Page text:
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"Mr. Henley, if you are within the sound of my voice, I hope you get carpal tunnel syndrome from counting all the money you make, compliments of the Copyright Act and the Congress which wrote it.''
—Subcommittee Chairman Howard Coble


Buttons Pushed In Congressional Hearing
On This Hot-Button Issue
In a Capitol Hill chamber packed to capacity with spectators, the House Judiciary Subcommittee on Courts and Intellectual Property on Thursday morning began hearings on ''work for hire,'' the controversial amendment to the 1976 Copyright Act that many artists claim is a sneak attack on the rights to their recordings.

Meanwhile, during her testimony before the committee, RIAA President and CEO hilary rosen',390,400);">hilary rosen',390,400);">Hilary Rosen asked Congress to recognize the benefits of the "work for hire" provision.

During his opening remarks, the Republican chairman of the subcommittee, Howard Coble of North Carolina, tried to lower the volume on the debate, calling the issue ''emotionally charged,'' and saying that, thus far, ''the truth has been battered around recklessly.''

However, in a prepared statement distributed to the audience earlier, Coble harshly came down on Don Henley, who has, in recent weeks, spoken out vehemently against the work-for-hire amendment and the RIAA.

''Instead of attending the hearing today,'' Coble wrote of Henley, ''he has chosen to promote his new album, scarily entitled ‘Inside Job,' in Austin, TX. Mr. Henley, if you are within the sound of my voice, I hope you get carpal tunnel syndrome from counting all the money you make, compliments of the Copyright Act and the Congress which wrote it.''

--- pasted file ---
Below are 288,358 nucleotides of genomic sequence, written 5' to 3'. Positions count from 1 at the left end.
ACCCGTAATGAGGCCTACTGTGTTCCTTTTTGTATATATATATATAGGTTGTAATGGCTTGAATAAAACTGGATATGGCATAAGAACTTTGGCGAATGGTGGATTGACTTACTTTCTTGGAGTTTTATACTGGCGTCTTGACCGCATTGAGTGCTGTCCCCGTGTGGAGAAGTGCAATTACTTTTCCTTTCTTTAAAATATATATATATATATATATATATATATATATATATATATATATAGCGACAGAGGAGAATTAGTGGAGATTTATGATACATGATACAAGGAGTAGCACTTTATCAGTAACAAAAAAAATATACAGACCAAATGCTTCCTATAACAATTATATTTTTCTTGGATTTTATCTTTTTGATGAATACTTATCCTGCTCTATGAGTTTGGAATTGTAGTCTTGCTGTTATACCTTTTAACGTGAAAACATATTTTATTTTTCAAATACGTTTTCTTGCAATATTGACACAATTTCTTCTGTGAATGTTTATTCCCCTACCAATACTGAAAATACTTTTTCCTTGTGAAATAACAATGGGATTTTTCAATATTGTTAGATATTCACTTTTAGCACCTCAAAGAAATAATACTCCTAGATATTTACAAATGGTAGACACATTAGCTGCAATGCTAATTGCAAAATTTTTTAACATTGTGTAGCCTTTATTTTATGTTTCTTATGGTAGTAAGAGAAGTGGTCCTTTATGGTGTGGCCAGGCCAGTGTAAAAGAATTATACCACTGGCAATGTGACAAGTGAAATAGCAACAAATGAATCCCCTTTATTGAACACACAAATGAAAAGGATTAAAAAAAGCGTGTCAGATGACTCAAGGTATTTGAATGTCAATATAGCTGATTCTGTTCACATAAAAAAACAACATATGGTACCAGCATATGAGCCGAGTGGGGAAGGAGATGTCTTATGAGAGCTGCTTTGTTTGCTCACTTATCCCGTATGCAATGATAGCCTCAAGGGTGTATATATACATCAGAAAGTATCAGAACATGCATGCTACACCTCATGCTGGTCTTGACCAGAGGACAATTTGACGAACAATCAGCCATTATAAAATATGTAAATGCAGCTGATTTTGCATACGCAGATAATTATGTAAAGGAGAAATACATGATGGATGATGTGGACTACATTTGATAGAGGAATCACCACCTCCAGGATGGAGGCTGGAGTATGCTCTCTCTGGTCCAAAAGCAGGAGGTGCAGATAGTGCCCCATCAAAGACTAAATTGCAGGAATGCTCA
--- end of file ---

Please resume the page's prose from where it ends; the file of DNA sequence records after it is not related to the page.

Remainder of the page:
Coble chose not to revisit this criticism in his opening remarks.

Other subcommittee members agreed, saying that there was no closed-door scheming last year to pass the amendment, which for the first time classified sound recordings as ''works for hire'' rather than acts of authorship.

''Bad things happen inadvertently,'' said Howard Berman of California, the ranking Democrat on the subcommittee, ''consequences occur that we did not fully anticipate.''

''This is one group of creators who get ripped off more than anyone else in the industry,'' Representative John Conyers, a Democrat from Michigan, said, to wild applause. He then urged members to ''repeal this provision.''

Rosen said in her testimony that she was, "not here to downplay or diminish in any way the concerns of our artists over the way things work in the industry. But I am here to say that whatever the legitimacy of their issues, they are not applicable to the work-made-for-hire amendment to the Copyright Act."

Rosen cited four reasons supporting the policy for sound recordings as works for hire: The amendment was expected to clarify law, not change it. Sound recordings were already eligible for work-for-hire status under pre-existing law; The amendment does not automatically render sound recordings works made for hire. It merely confirms that they are eligible for such treatment when all parties sign an express written agreement; There is nothing new about treating sound recordings as works made for hire. Record labels, managers and artists themselves have all relied on the work-made-for-hire doctrine; and work-for-hire status benefits everyone involved in the creation and distribution of recorded music. Work-for-hire status is essential to preserve the marketability of highly collaboration works like sound recordings.

The opinions expressed at the meeting seemed to break down along party lines, although Representative Mary Bono, a Republican from California and the wife of the late musician-turned-politician Sonny Bono, wondered what her husband would have done in this situation, and then concluded: ''We should restore the law to the way it was before the change.''

Marybeth Peters, the register of copyrights for the U.S. Patent Office, urged Congress to seek a middle ground. She suggested that royalty rights should be granted only to key contributors in an album, such as the principal performers or producers. Peters pointed out that many artists who own their master recordings, such as Bruce Springsteen and Prince, register themselves as employers and make their supporting players sign a work-for-hire deal.

The committee indicated it would take into consideration the views expressed by the individuals who testified before rendering a decision.